Archive for the 'Men’s communities' Category

Meet the Budding Conventual Franciscans

Tuesday, September 2nd, 2014
Ted Cramer

Ted Cramer

We always keenly follow the events of the Conventual Franciscans at Marytown since we are located in the shadow of their monastery in Libertyville, Illinois. We are especially happy when we see young faces at the monastery, a sign of growth, vitality and the workings of the Holy Spirit. The following are pictures of six of the new postulants who are beginning their journey as Franciscans for the North American provinces.

Aaron Clark

Aaron Clark

As I read the brief write-ups of each young man, I was struck by some similarities in their vocation stories. One, they served the poor in some way. Two, their contact with a local Conventual Franciscan parish was a great influence, and three, God calls, no matter what the age – high school graduate to experienced businessman.

Aaron Clark (age 41, California), businessman, most recently worked on a spiritual care team at a hospital and tutoring immigrants.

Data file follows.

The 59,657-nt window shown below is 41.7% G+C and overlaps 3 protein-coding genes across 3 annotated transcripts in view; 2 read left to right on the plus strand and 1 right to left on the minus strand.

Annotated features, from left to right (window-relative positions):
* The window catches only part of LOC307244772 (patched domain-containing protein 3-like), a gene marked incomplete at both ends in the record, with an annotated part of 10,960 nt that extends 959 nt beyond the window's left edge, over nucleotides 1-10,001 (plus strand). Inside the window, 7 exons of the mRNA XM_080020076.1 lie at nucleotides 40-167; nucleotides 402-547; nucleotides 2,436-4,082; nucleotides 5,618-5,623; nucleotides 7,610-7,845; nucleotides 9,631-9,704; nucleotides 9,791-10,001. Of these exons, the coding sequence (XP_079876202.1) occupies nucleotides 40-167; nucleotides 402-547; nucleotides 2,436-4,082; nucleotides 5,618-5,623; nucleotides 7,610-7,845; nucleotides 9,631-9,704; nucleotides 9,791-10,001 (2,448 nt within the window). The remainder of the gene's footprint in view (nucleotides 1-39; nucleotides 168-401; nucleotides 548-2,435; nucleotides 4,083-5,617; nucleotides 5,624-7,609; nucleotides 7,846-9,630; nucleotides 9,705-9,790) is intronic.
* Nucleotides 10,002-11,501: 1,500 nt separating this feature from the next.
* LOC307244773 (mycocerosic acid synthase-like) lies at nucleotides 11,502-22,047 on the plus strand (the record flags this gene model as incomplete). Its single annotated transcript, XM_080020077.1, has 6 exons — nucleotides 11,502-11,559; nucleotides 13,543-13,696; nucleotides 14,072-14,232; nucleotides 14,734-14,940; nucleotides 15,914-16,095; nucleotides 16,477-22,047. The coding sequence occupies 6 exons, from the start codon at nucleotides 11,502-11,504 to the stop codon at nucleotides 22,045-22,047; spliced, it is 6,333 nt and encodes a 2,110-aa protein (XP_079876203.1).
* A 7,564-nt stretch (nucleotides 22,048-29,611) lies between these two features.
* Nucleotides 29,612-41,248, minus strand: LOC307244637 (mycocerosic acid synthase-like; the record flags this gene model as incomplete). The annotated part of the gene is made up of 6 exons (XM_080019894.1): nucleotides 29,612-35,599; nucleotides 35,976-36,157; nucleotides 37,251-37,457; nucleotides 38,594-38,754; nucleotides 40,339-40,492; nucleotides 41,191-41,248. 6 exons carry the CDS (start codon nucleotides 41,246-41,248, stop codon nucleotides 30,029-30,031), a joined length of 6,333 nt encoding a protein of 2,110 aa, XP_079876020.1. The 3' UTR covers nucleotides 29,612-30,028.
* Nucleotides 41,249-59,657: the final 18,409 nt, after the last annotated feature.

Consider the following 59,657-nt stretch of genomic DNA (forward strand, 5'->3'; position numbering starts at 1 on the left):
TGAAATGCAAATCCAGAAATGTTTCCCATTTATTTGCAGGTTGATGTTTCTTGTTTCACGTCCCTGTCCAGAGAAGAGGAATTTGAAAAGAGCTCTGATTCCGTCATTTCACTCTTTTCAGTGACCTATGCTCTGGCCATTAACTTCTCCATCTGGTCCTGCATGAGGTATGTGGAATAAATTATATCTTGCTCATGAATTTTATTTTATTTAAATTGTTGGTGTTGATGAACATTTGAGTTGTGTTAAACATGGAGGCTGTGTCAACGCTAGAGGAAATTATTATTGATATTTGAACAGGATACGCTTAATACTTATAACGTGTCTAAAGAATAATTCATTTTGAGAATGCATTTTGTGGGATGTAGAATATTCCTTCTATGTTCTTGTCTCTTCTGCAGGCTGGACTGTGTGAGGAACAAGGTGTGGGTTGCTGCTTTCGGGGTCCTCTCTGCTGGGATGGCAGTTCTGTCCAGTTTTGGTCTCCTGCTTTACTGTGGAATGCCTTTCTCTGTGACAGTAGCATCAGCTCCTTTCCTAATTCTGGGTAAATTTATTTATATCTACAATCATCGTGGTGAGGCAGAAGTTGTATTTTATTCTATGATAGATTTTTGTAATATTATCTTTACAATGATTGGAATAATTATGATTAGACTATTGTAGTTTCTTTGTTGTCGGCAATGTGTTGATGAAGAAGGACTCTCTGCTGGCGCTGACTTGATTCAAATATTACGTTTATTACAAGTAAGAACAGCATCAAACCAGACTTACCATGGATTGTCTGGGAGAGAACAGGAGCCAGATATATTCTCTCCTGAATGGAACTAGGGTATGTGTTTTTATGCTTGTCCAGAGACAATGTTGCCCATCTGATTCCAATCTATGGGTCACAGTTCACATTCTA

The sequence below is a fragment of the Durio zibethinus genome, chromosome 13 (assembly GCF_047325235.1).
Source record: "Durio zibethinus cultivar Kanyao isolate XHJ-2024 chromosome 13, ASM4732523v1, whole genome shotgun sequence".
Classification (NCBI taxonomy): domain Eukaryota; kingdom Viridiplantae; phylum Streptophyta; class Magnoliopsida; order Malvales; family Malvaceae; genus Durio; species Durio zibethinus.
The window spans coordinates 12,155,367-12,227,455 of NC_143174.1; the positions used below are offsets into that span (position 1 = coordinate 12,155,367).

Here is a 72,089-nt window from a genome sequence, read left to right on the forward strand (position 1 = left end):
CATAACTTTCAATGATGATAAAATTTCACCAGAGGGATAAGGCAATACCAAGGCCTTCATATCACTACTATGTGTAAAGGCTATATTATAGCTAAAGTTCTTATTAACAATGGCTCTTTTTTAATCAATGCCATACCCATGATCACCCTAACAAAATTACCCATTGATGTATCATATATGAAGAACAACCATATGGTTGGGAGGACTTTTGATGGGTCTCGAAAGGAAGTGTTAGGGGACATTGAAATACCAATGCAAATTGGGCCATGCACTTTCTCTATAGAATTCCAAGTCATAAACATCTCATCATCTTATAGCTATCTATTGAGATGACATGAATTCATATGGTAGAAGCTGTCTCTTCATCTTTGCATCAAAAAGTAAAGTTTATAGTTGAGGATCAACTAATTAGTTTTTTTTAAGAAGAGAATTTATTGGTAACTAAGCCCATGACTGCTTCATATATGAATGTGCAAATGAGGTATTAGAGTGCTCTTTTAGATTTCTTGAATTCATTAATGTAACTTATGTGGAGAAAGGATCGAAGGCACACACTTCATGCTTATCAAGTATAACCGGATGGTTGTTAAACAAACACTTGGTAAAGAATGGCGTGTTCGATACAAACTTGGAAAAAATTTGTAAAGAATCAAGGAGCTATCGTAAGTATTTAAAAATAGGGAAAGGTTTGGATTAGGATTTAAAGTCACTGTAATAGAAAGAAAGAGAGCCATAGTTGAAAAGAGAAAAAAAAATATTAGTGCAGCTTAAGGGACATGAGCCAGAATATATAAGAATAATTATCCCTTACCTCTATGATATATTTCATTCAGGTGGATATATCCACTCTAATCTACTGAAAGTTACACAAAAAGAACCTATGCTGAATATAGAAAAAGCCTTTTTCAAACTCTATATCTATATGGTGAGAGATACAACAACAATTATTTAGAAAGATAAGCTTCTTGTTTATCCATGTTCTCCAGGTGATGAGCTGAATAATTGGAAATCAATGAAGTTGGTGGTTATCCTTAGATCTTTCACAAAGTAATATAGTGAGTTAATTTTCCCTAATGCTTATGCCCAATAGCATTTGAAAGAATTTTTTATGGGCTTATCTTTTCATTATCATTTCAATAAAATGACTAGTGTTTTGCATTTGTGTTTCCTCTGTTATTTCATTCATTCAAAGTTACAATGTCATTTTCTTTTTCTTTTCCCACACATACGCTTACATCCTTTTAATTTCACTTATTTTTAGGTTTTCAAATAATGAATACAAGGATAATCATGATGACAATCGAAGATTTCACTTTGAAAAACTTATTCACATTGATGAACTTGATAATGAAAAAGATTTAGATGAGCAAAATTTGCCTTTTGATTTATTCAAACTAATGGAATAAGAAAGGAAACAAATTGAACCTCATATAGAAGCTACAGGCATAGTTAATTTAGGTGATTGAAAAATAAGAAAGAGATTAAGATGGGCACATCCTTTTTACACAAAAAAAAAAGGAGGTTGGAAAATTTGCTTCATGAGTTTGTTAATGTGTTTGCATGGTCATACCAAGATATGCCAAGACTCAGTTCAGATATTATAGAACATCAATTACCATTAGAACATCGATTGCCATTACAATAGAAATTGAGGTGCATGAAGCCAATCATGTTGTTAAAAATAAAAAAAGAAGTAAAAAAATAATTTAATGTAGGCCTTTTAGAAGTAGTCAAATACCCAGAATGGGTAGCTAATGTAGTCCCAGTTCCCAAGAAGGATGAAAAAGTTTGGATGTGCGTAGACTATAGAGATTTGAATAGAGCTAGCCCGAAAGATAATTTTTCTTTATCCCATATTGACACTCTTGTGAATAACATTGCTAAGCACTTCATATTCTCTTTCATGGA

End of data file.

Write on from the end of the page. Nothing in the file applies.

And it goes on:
Roberson Lubin

Roberson Lubin

Ted Cramer (age 33, Wyoming), managed construction for Habitat for Humanity and dedicated much time to the local Newman Center

Roberson Lubin (age 28, originally from Haiti), met the friars at a parish in Hermosa Beach in California, enjoyed volunteering at a medical center and parish.

Tim Blanchard

Tim Blanchard

Tim Blanchard (age 19, New York), working in kitchens, he helped provide meals for the poor. Met the Militia Immaculata Youth Group when he was volunteering at the Little Sisters of the Poor.

Franck Lino Sokpolie (age 19, originally from Togo), a freshman in college, after visiting many communities, he felt at home with the Conventuals.